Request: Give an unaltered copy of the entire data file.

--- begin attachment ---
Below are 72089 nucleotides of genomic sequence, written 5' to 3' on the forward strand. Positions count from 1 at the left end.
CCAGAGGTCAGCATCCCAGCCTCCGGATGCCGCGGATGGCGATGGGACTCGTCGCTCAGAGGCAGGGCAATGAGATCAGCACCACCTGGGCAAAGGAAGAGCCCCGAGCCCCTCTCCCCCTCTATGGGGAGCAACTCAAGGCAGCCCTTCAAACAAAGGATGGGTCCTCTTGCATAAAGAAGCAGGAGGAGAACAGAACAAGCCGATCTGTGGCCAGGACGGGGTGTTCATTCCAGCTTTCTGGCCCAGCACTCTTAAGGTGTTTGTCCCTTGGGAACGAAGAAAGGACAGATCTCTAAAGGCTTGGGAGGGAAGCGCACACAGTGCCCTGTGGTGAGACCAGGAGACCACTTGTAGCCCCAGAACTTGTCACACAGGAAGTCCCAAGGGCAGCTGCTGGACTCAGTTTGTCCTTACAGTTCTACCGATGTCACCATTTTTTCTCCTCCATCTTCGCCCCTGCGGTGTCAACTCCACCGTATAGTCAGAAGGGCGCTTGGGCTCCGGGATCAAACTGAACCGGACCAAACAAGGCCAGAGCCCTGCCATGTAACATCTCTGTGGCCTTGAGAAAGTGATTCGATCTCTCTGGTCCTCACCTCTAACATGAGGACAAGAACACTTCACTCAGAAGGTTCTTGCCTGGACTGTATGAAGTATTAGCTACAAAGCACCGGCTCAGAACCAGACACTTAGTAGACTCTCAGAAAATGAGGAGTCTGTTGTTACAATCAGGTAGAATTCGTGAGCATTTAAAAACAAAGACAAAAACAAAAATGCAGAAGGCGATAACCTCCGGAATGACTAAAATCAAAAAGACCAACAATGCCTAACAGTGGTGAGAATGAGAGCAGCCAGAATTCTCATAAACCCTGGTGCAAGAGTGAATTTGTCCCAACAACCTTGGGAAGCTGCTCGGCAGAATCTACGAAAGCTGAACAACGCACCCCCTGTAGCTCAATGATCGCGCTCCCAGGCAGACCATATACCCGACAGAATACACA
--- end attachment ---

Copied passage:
Below are 72089 nucleotides of genomic sequence, written 5' to 3' on the forward strand. Positions count from 1 at the left end.
CCAGAGGTCAGCATCCCAGCCTCCGGATGCCGCGGATGGCGATGGGACTCGTCGCTCAGAGGCAGGGCAATGAGATCAGCACCACCTGGGCAAAGGAAGAGCCCCGAGCCCCTCTCCCCCTCTATGGGGAGCAACTCAAGGCAGCCCTTCAAACAAAGGATGGGTCCTCTTGCATAAAGAAGCAGGAGGAGAACAGAACAAGCCGATCTGTGGCCAGGACGGGGTGTTCATTCCAGCTTTCTGGCCCAGCACTCTTAAGGTGTTTGTCCCTTGGGAACGAAGAAAGGACAGATCTCTAAAGGCTTGGGAGGGAAGCGCACACAGTGCCCTGTGGTGAGACCAGGAGACCACTTGTAGCCCCAGAACTTGTCACACAGGAAGTCCCAAGGGCAGCTGCTGGACTCAGTTTGTCCTTACAGTTCTACCGATGTCACCATTTTTTCTCCTCCATCTTCGCCCCTGCGGTGTCAACTCCACCGTATAGTCAGAAGGGCGCTTGGGCTCCGGGATCAAACTGAACCGGACCAAACAAGGCCAGAGCCCTGCCATGTAACATCTCTGTGGCCTTGAGAAAGTGATTCGATCTCTCTGGTCCTCACCTCTAACATGAGGACAAGAACACTTCACTCAGAAGGTTCTTGCCTGGACTGTATGAAGTATTAGCTACAAAGCACCGGCTCAGAACCAGACACTTAGTAGACTCTCAGAAAATGAGGAGTCTGTTGTTACAATCAGGTAGAATTCGTGAGCATTTAAAAACAAAGACAAAAACAAAAATGCAGAAGGCGATAACCTCCGGAATGACTAAAATCAAAAAGACCAACAATGCCTAACAGTGGTGAGAATGAGAGCAGCCAGAATTCTCATAAACCCTGGTGCAAGAGTGAATTTGTCCCAACAACCTTGGGAAGCTGCTCGGCAGAATCTACGAAAGCTGAACAACGCACCCCCTGTAGCTCAATGATCGCGCTCCCAGGCAGACCATATACCCGACAGAATACACA